“We are aware of the government’s statement regarding the temporary blocking of social media platforms. People rely on our services to communicate with their loved ones and we are committed to maintaining our services and helping the community and the country during this tragic time,” the spokesperson added.

Outside influence

In the wake of Sunday’s Easter attacks, Sri Lanka’s Health Minister Rajitha Senaratne said that an international network likely helped NTJ successfully coordinate their attacks, telling reporters that “we do not believe these attacks were carried out by a group of people who were confined to this country,” according to The Guardian.

Neither NTJ nor any transnational groups have claimed responsibility, but local officials say they had received information from a foreign government that NTJ was planning an attack in Sri Lanka.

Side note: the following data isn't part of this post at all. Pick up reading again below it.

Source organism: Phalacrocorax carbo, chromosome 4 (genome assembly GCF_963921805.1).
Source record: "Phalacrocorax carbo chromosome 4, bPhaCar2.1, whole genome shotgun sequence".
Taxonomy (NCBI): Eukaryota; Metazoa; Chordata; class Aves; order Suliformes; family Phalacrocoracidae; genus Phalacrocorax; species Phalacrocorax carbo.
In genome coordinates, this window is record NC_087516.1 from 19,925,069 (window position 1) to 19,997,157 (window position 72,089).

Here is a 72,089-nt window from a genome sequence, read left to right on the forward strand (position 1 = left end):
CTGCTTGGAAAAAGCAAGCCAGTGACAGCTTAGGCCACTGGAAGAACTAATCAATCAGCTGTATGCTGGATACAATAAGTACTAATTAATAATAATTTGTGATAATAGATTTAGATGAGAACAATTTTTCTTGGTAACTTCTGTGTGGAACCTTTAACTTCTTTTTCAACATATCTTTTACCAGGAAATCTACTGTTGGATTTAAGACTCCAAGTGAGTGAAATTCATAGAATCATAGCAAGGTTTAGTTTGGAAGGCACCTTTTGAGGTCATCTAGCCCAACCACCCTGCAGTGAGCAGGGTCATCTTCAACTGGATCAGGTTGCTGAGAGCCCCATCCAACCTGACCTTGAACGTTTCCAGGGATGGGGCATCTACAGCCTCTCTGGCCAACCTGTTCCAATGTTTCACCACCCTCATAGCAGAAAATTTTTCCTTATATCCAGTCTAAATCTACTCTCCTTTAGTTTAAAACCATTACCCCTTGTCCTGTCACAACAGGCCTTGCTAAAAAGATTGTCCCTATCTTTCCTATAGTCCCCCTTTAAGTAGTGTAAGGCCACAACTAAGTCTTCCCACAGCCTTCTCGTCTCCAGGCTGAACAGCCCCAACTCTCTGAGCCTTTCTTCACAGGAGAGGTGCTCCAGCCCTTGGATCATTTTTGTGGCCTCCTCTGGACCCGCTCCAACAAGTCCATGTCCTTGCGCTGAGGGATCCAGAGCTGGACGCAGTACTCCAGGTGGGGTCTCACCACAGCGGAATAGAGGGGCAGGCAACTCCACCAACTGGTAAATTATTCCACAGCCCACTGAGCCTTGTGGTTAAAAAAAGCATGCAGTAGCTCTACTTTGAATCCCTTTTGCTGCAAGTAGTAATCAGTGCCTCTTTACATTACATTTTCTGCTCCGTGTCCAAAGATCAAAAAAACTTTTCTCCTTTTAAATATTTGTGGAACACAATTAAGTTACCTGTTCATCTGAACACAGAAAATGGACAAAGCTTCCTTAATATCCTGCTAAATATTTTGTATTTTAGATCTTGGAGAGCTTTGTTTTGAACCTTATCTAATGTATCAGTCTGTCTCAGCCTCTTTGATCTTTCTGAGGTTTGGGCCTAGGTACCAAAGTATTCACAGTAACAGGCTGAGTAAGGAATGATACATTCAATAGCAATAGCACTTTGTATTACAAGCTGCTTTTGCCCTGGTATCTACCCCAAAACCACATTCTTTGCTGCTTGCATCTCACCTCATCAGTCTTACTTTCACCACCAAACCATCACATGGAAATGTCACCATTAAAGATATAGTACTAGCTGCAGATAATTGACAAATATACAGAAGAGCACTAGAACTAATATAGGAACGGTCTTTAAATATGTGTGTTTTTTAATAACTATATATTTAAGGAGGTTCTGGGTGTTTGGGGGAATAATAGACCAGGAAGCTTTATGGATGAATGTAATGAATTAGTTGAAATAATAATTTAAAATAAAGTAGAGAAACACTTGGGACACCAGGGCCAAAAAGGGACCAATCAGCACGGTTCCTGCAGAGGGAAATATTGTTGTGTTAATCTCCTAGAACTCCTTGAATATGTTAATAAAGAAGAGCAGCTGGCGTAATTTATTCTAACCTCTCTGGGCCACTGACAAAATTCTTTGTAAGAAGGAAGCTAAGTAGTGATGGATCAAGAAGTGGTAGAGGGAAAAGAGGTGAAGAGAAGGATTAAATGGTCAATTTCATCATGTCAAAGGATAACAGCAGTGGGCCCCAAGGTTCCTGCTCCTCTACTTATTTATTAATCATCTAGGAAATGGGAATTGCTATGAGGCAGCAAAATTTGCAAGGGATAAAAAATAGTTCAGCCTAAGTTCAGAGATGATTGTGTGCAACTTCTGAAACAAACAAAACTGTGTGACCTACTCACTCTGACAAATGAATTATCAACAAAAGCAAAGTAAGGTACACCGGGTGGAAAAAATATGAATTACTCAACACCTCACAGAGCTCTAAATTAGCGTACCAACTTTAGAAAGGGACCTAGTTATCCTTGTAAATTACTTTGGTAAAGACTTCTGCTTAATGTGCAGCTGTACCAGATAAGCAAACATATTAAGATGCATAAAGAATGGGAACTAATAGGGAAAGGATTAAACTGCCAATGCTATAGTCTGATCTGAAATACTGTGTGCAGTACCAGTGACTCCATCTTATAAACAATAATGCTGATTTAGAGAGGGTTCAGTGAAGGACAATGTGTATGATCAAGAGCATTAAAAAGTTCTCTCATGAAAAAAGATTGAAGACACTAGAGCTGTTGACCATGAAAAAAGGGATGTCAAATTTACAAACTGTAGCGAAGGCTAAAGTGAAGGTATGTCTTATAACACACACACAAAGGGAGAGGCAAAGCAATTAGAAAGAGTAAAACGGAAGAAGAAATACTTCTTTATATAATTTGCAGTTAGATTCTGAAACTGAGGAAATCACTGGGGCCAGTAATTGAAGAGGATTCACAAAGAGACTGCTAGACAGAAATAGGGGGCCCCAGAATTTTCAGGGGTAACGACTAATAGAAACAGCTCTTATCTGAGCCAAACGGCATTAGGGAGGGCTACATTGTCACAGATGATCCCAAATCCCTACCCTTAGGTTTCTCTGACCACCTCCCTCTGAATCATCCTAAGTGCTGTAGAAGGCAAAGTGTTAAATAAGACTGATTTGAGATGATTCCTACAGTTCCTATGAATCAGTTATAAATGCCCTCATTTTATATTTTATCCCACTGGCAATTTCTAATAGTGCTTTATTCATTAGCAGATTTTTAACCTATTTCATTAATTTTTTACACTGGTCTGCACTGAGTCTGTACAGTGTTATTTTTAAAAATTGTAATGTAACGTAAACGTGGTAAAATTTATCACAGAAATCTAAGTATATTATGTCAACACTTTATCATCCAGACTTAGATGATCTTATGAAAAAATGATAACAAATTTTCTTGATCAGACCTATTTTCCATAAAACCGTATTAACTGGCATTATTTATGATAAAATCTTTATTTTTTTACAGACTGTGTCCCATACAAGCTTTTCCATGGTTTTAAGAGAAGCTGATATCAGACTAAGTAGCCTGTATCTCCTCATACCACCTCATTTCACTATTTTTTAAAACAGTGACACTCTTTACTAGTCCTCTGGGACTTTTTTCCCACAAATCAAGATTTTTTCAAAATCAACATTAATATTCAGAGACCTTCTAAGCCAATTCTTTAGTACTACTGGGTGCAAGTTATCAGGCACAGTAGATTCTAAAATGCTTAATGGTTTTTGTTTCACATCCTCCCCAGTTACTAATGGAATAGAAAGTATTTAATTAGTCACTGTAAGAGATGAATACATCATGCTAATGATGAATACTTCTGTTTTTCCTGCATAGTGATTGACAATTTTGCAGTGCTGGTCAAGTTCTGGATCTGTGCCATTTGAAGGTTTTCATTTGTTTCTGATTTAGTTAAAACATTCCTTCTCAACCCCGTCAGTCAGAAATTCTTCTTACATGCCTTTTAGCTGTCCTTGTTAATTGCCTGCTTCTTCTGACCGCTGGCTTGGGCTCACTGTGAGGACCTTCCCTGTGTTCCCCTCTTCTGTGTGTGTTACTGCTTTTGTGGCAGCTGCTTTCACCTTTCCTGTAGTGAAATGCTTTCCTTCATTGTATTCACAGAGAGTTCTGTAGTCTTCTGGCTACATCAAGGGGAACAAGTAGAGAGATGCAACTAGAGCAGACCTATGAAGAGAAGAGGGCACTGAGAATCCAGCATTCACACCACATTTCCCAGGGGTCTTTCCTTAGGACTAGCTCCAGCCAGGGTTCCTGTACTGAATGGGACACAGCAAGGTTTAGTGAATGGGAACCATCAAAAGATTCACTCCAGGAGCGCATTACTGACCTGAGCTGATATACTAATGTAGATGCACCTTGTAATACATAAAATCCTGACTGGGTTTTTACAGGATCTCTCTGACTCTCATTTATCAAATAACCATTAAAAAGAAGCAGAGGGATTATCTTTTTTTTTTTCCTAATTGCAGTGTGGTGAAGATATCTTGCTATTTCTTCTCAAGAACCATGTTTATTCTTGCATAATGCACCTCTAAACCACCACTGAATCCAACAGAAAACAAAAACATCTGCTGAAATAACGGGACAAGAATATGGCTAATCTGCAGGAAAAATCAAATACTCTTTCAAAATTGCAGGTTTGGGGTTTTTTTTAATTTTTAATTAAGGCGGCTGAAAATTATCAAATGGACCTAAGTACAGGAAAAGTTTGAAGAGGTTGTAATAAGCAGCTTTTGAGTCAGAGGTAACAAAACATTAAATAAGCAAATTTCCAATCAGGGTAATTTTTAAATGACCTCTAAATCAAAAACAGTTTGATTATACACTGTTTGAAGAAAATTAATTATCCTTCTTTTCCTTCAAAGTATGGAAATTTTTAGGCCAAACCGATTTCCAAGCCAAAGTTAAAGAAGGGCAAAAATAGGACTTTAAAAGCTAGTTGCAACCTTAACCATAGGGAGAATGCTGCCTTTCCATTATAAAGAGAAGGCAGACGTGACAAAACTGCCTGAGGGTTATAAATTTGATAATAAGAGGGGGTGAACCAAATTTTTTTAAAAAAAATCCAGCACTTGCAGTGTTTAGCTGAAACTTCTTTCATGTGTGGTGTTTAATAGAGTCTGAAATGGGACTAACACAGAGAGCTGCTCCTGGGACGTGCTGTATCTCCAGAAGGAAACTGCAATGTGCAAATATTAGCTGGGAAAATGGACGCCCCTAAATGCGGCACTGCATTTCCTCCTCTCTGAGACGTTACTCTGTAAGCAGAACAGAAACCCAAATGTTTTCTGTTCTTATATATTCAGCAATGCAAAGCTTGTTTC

Sri lanka bombGemunu Amarasinghe?APRelatives light candles after burial of three victims of the same family, who died at Easter Sunday bomb blast at St. Sebastian Church in Negombo, Sri Lanka, Monday, April 22, 2019.

On Monday, several Sri Lankan ministers reprimanded President Maithripala Sirisena, who controls the security services, for failing to do anything, despite receiving thorough warnings that the group was planning to bomb churches, according to The New York Times.

Sri Lanka’s justice minister, Rauff Hakeem, said that the attacks were “a colossal failure on the part of the intelligence services.”

The Sri Lankan academic told INSIDER that NTJ, which has been known to practice the conservative Salafist form of Islam that exists in Saudi Arabia, is widely considered a fringe group by the mainstream Muslim population.

“They have nothing to do with Islam or the Muslim community,” he said. “They are misguided youth who may have been influenced by the transnational or international groups operating in the Middle East or somewhere else.”

Business Insider Emails & Alerts

Site highlights each day to your inbox.

Follow Business Insider Australia on Facebook, Twitter, LinkedIn, and Instagram.